This morning I have an essay appearing on The Millions about the experience of reading The Brothers Karamazov. The essay is framed around a little joke that Jay and I came to share during the weeks I was reading the book. Excerpt below. You can read the whole thing at The Millions.
For the past month my almost-three-year-old son and I have shared a joke. In idle moments, sitting around the table or on the playroom floor, we’ll make eye contact and start to grin. Then one or the other of us will whisper quietly, “Stinking Lizaveta,” and we’ll laugh and say it again and again in happy singsong voices.
Stinking Lizaveta, if you don’t know, is a minor character in The Brothers Karamazov. She is a short girl with a “completely idiotic” look fixed to her face and hair that “was always dirty with earth and mud, and had little leaves, splinters, and shavings stuck to it, because she always slept on the ground and in the mud.” She’s not a wholesome character, and one very unwholesome thing happens to her, which makes it all the funnier to me that my son should take such joy in pronouncing her name. (Which really is a pleasure to say out loud. Try it. “Stiiiin-kin’ Liiizaveta!”).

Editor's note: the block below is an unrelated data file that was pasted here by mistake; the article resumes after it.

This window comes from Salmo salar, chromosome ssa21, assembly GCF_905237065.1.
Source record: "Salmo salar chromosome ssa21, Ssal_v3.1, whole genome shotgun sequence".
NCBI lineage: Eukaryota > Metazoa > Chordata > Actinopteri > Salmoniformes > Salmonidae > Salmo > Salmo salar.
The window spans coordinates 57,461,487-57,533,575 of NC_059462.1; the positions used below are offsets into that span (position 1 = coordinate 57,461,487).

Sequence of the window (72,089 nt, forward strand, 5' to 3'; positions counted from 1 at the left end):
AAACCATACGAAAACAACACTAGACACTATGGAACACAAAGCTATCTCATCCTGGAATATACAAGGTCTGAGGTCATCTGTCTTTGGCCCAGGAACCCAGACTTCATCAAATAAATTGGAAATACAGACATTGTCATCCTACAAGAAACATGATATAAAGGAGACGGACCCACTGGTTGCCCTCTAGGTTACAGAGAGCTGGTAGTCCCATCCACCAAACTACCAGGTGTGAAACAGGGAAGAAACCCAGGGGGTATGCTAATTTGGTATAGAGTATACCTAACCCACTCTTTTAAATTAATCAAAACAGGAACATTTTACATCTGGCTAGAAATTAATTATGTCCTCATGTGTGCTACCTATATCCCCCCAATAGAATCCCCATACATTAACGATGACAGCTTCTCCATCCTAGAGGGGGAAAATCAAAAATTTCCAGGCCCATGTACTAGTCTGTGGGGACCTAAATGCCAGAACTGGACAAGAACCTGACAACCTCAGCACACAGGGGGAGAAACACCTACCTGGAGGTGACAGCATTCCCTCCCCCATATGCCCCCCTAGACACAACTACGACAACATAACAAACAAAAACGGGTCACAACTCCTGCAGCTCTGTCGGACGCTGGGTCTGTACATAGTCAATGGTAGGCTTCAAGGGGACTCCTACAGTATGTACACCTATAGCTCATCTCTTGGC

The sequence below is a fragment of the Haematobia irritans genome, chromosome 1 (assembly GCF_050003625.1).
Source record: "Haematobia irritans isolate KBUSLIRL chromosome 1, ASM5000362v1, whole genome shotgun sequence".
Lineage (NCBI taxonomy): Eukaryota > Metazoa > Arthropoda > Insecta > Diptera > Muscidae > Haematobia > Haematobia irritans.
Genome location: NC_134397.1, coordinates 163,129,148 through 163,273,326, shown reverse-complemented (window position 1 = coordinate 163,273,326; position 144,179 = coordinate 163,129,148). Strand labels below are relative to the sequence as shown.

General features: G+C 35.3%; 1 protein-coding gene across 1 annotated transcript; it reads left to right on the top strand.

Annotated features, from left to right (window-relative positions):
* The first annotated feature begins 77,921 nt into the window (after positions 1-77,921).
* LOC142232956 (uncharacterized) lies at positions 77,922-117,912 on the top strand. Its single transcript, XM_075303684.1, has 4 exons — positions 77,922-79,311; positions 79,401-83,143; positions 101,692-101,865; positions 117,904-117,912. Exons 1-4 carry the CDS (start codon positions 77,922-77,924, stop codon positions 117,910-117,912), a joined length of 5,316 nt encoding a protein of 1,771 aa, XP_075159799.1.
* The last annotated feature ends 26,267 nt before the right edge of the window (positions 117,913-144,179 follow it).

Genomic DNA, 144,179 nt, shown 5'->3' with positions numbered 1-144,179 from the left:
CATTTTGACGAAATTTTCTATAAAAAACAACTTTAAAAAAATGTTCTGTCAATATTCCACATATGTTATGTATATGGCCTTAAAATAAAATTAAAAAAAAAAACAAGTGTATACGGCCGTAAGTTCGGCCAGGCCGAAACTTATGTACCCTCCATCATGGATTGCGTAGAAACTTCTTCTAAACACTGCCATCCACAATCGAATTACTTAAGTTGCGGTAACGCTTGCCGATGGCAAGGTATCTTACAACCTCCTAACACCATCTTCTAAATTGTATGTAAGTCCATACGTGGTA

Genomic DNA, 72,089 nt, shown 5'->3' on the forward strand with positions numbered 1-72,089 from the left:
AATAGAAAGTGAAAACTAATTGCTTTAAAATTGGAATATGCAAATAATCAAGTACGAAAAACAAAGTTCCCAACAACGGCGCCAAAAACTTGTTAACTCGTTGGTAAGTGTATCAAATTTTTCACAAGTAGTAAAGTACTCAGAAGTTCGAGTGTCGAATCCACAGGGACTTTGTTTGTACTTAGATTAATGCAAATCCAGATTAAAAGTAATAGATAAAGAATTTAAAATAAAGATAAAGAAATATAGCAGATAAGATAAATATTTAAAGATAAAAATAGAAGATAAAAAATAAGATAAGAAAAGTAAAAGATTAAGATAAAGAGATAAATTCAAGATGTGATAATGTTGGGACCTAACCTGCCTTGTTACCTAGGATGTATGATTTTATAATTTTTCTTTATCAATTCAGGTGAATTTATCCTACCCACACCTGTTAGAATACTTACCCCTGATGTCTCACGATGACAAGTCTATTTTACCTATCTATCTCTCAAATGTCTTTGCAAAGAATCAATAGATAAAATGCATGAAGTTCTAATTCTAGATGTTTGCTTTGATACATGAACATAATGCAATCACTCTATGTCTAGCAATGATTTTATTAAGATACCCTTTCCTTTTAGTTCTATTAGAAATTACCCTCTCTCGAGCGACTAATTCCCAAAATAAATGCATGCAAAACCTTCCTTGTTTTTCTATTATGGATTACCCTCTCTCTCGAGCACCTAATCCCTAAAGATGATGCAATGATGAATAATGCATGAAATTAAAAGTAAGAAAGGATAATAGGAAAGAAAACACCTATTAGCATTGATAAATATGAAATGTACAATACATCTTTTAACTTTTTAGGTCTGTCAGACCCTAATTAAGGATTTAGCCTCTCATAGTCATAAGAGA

A couple nights ago I finished The Brothers Karamazov. I was riveted by long sections of the book but in the end I concluded that my taste in fiction leans more towards Tolstoy. In the last few years I’ve read Anna Karenina, War and Peace, and Crime and Punishment; overall, Tolstoy’s ability to see the angles of everyday life was more revelatory to me than Dostoevsky’s taste for the manic edges of experience…[keep reading]